Delegates vs Interfaces in C#

Delegates and interfaces are both powerful constructs in C# that allow for flexible and extensible code. While they serve different purposes, they can sometimes be used to achieve similar ends, leading to confusion about when to use one over the other. This article will elucidate the differences and similarities between delegates and interfaces, and provide guidelines for their use.

Understanding Delegates in C#

A delegate in C# is a type that defines a method signature, and can hold a reference to a method. When a delegate is invoked, it calls the method it references. This provides a way to pass methods as parameters, a feature commonly used in event handling and callbacks.


Here's a simple example of a delegate −

using System;

public delegate void DisplayMessage(string message);

public class Program {
   static void Main(string[] args) {
      DisplayMessage dm = Console.WriteLine;
      dm("Hello, World!");

In this example, the delegate DisplayMessage holds a reference to Console.WriteLine, and invoking dm calls Console.WriteLine.


Hello, World!

Understanding Interfaces in C#

An interface in C# is a contract that defines a set of methods, properties, and events. Any class or struct that implements the interface must provide an implementation for all of its members.


Here's a simple example of an interface −

using System;

public interface IDisplayMessage {
   void Display(string message);

public class ConsoleDisplay : IDisplayMessage {
   public void Display(string message) {

public class Program {
   static void Main(string[] args) {
      IDisplayMessage display = new ConsoleDisplay();
      display.Display("Hello, World!");

In this example, ConsoleDisplay implements the IDisplayMessage interface and provides an implementation for the Display method.


Hello, World!

Delegates vs Interfaces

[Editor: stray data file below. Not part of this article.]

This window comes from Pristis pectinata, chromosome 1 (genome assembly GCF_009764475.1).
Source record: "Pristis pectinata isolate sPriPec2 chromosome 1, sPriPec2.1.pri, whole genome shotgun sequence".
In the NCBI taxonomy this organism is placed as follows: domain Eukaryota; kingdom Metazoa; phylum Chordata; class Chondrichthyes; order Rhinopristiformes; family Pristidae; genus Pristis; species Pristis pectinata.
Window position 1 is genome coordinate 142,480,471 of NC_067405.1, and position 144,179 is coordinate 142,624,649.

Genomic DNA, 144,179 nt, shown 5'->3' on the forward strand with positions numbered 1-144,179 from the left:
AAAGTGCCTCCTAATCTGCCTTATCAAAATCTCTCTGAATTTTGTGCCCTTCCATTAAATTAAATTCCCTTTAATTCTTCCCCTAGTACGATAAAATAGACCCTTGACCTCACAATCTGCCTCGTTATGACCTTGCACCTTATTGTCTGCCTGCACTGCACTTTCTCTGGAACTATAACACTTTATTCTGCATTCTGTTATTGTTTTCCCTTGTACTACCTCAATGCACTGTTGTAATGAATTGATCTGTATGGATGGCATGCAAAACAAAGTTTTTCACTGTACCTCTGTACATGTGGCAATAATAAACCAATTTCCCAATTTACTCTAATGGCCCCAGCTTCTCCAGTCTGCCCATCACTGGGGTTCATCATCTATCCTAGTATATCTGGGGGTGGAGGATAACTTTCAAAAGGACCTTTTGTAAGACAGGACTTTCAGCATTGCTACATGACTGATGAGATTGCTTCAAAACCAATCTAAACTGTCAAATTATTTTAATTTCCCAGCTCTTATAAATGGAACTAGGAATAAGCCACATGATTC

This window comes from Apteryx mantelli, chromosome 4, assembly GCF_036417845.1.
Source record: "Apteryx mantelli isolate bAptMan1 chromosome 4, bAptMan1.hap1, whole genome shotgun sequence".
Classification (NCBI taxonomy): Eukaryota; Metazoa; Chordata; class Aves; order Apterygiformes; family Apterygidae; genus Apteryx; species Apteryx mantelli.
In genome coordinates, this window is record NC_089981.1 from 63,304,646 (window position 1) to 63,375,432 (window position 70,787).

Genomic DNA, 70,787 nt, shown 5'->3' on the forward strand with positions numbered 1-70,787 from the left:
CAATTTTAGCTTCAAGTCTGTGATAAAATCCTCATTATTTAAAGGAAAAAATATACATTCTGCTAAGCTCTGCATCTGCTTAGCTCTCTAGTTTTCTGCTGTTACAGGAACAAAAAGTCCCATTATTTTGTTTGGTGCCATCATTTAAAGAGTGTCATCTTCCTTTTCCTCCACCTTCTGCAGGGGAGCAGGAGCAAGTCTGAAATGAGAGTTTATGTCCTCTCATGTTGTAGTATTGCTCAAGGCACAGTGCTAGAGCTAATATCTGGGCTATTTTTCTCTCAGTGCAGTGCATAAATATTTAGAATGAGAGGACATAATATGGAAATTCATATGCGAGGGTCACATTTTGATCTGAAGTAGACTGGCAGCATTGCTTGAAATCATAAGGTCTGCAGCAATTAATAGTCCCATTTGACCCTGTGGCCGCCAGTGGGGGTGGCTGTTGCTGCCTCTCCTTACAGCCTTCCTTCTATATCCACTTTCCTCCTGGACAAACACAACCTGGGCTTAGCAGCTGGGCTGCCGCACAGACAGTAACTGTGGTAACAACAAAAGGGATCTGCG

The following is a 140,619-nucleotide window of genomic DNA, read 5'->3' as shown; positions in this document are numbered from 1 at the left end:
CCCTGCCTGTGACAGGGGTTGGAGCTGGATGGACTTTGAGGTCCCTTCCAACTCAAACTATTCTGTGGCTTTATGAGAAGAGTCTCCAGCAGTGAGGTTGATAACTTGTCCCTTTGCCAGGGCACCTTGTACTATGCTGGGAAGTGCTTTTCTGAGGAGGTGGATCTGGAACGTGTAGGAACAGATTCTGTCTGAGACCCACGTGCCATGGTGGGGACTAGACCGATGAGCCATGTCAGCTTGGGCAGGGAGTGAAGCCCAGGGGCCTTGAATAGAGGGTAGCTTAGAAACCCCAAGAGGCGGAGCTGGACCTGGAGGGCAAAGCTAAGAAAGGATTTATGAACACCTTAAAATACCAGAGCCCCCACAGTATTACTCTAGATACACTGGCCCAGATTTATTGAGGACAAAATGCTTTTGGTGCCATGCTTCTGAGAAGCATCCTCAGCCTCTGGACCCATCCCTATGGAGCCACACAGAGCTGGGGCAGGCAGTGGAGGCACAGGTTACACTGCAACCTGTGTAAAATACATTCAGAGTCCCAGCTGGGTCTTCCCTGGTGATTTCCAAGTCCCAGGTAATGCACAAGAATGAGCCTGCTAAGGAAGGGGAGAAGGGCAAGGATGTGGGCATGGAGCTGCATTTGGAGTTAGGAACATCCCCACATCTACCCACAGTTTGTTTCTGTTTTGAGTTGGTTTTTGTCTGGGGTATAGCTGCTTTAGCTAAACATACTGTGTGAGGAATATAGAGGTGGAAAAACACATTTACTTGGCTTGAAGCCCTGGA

While delegates and interfaces can sometimes be used to achieve similar goals, they have key differences −





Pass methods as parameters and manage groups of methods (event handling, callbacks)

Define contracts with methods, properties, and events

Method Chaining

Can chain multiple methods together

Not supported


Not supported

Supports inheritance

Multiple Behaviors

Not supported

Can implement multiple behaviors in a class or struct


Defines method signature, holds method reference

Contract containing method, property, and event declarations

Usage Scenario

Event handling, callbacks

Defining a set of related methods and properties for classes or structs to implement


Can be extended with multicast delegates

Can be extended with inheritance


Supports covariance and contravariance

Does not support variance

In general, use a delegate when you need to pass a method as a parameter or manage a group of methods as an entity (like in event handling). Use an interface when you want to define a contract that classes or structs can implement.


Understanding the differences and similarities between delegates and interfaces is crucial for writing effective and efficient C# code. While both offer powerful ways to manage methods, knowing when to use one over the other can lead to more readable and maintainable code.

Updated on: 24-Jul-2023


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